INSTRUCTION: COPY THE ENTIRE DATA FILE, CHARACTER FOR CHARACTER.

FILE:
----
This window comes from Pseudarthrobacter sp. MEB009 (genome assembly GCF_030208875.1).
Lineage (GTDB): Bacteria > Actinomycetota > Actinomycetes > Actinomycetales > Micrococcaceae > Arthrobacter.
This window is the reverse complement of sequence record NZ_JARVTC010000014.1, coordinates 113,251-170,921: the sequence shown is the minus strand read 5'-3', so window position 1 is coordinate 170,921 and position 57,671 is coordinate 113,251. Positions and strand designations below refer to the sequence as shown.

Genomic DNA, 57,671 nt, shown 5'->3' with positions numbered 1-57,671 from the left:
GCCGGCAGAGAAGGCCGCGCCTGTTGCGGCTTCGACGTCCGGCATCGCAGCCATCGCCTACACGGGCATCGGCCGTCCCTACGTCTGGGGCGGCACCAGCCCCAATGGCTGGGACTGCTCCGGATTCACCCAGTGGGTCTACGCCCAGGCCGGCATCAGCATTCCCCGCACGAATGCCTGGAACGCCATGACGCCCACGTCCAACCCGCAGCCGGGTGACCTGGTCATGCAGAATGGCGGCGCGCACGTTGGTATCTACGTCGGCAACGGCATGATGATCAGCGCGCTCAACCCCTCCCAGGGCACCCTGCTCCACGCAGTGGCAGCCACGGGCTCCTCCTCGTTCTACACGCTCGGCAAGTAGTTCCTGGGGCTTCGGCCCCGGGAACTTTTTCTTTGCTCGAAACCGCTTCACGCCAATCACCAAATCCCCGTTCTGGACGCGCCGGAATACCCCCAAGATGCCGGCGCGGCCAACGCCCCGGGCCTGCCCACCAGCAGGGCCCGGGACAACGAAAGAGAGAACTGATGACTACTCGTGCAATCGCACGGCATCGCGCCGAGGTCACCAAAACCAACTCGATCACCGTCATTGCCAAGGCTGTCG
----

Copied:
This window comes from Pseudarthrobacter sp. MEB009 (genome assembly GCF_030208875.1).
Lineage (GTDB): Bacteria > Actinomycetota > Actinomycetes > Actinomycetales > Micrococcaceae > Arthrobacter.
This window is the reverse complement of sequence record NZ_JARVTC010000014.1, coordinates 113,251-170,921: the sequence shown is the minus strand read 5'-3', so window position 1 is coordinate 170,921 and position 57,671 is coordinate 113,251. Positions and strand designations below refer to the sequence as shown.

Genomic DNA, 57,671 nt, shown 5'->3' with positions numbered 1-57,671 from the left:
GCCGGCAGAGAAGGCCGCGCCTGTTGCGGCTTCGACGTCCGGCATCGCAGCCATCGCCTACACGGGCATCGGCCGTCCCTACGTCTGGGGCGGCACCAGCCCCAATGGCTGGGACTGCTCCGGATTCACCCAGTGGGTCTACGCCCAGGCCGGCATCAGCATTCCCCGCACGAATGCCTGGAACGCCATGACGCCCACGTCCAACCCGCAGCCGGGTGACCTGGTCATGCAGAATGGCGGCGCGCACGTTGGTATCTACGTCGGCAACGGCATGATGATCAGCGCGCTCAACCCCTCCCAGGGCACCCTGCTCCACGCAGTGGCAGCCACGGGCTCCTCCTCGTTCTACACGCTCGGCAAGTAGTTCCTGGGGCTTCGGCCCCGGGAACTTTTTCTTTGCTCGAAACCGCTTCACGCCAATCACCAAATCCCCGTTCTGGACGCGCCGGAATACCCCCAAGATGCCGGCGCGGCCAACGCCCCGGGCCTGCCCACCAGCAGGGCCCGGGACAACGAAAGAGAGAACTGATGACTACTCGTGCAATCGCACGGCATCGCGCCGAGGTCACCAAAACCAACTCGATCACCGTCATTGCCAAGGCTGTCG